The Bank of Nova Scotia (NYSE:BNS)
Q4 2016 Results Earnings Conference Call
November 29, 2016 08:00 AM ET
Jake Lawrence - SVP, IR
Brian Porter - President and CEO
Sean McGuckin - CFO
Stephen Hart - Chief Risk Officer
Sohrab Movahedi - BMO Capital Markets
Gabriel Dechaine - Canaccord
Steve Theriault - Dundee Capital Markets
Rob Sedran - CIBC
Meny Grauman - Cormark Securities
Mario Mendonca - TD Securities
Darko Mihelic - RBC Capital Markets
John Aiken - Barclays
Ebrahim Poonawala - Bank of America
Peter Routledge - National Bank Financial
Doug Young - Desjardins Capital Markets
Good morning everyone and welcome to Scotiabank’s 2016 Fourth Quarter Results Presentation. My name is Jake Lawrence. I am Scotiabank’s Senior Vice President responsible of Investor Relations.
Presenting to you this morning is Brian Porter, Scotiabank's President and Chief Executive Officer; Sean McGuckin, our Chief Financial Officer; and Stephen Hart, the Bank's Chief Risk Officer. Following our comments, we'll be glad to take your questions. Also in the room with us to take questions are Scotiabank's business line group heads, James O'Sullivan from Canadian Banking; Nacho Deschamps from International Banking; and Dieter Jentsch from Global Banking and Markets.
Before we start the call and on behalf of those speaking today, I would like to refer you to slide two of our presentation, which contains Scotiabank’s caution regarding forward-looking statements. Also some of our comments related to 2016 results are adjusted for the restructuring charge of $278 million after tax that we announced earlier this year in Q2.
With that, I'll turn the call over to Brian Porter.
Thank you, Jake, and good morning everyone. I'll start on slide four.
I am very pleased with the Bank’s results in 2016. Scotiabank ended the year in a strong position and has good momentum that is driving continued success across our business lines. Our entire team worked hard to deliver these strong results for our shareholders and achieved them despite ongoing market volatility, global economic and political uncertainty, and historically low interest rates.
Compared to this time last year, the narrative around Canada’s economic outlook is more positive. Despite some ongoing challenges in certain parts of the country, the bank is forecasting improved growth in 2017.
Beyond Canada, we remained focused on our key markets in the Pacific Alliance, mainly Mexico, Peru, Chile and Colombia. These countries will benefit from relatively attractive growth rates and they have great potential. We expect the region will continue to generate strong results for our shareholders. Heading into 2017, we are continuing to move quickly but thoughtfully to improve the Bank. For example, the Bank is focused on a thoughtful construction of our balance sheet to help improve risk adjusted margins. We are growing targeted assets prudently and emphasizing deposit growth. I am pleased to report good progress is being made on both fronts.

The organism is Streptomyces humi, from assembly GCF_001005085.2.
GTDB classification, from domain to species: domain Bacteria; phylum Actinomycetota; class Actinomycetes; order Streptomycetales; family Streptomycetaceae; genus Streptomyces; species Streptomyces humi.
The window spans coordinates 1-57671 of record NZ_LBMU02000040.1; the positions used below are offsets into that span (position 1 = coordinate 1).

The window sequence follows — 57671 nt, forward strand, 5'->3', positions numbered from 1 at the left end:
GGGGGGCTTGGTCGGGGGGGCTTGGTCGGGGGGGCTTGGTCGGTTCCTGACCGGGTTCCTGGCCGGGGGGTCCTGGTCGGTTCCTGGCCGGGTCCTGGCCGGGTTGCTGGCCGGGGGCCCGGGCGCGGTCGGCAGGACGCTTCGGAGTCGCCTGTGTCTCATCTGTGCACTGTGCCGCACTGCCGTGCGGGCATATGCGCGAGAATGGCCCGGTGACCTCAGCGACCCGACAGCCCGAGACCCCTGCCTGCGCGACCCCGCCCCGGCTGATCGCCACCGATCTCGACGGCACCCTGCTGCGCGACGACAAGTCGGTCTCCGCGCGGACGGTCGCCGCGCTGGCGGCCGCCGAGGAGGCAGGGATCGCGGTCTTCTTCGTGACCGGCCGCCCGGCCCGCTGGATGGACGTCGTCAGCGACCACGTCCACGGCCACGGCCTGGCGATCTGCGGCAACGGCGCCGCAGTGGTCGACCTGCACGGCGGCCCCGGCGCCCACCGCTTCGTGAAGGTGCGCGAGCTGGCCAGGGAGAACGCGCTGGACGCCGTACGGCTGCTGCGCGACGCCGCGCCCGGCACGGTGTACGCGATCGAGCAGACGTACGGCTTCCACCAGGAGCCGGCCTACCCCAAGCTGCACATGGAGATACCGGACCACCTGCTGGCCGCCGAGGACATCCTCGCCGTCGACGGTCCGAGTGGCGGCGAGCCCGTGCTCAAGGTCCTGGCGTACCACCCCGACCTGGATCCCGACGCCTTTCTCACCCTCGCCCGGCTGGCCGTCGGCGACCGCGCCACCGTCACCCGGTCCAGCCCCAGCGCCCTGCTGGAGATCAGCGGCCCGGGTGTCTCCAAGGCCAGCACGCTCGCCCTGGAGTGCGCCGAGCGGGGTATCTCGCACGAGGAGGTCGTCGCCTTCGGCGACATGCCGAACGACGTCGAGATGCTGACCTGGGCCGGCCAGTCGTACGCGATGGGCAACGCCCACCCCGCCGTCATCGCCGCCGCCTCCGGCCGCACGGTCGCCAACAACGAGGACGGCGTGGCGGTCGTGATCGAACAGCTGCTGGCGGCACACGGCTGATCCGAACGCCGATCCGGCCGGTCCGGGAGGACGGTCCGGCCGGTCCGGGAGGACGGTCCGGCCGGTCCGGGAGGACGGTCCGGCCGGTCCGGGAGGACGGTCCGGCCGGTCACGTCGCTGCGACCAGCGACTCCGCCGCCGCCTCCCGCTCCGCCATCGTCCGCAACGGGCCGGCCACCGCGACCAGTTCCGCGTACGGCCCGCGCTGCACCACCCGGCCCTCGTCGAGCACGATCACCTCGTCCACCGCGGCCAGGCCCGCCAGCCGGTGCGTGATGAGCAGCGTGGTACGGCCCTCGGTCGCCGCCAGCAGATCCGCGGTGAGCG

Also, as you know, the Bank has embarked on a major transformation to become a digital leader. Through this effort, we are strengthening and deepening our customer relationships by removing friction points. And we are driving efficiency improvements across the Bank. Our efforts on this front were recently recognized in digital and mobile banking where Forrester Research awarded Scotiabank, the highest overall score among our Canadian peers for mobile banking functionality. And earlier this month Forrester ranked our online account opening process number one among our peer group.
A key driver of our success has been our ability to attract digital talent. And I am pleased to report that we have added many experienced digital leaders including in our Pacific Alliance countries to run our digital banking programs.
I will now shift and comment on our financial performance for the year. The Bank delivered a strong year of financial results with adjusted net income of $7.6 billion and seeing good momentum across our businesses; adjusted EPS of $6 per share, up 6% from 2015. The Bank’s strong results were supported by earnings growth across all three of our business lines, each of which I’d like to touch on briefly.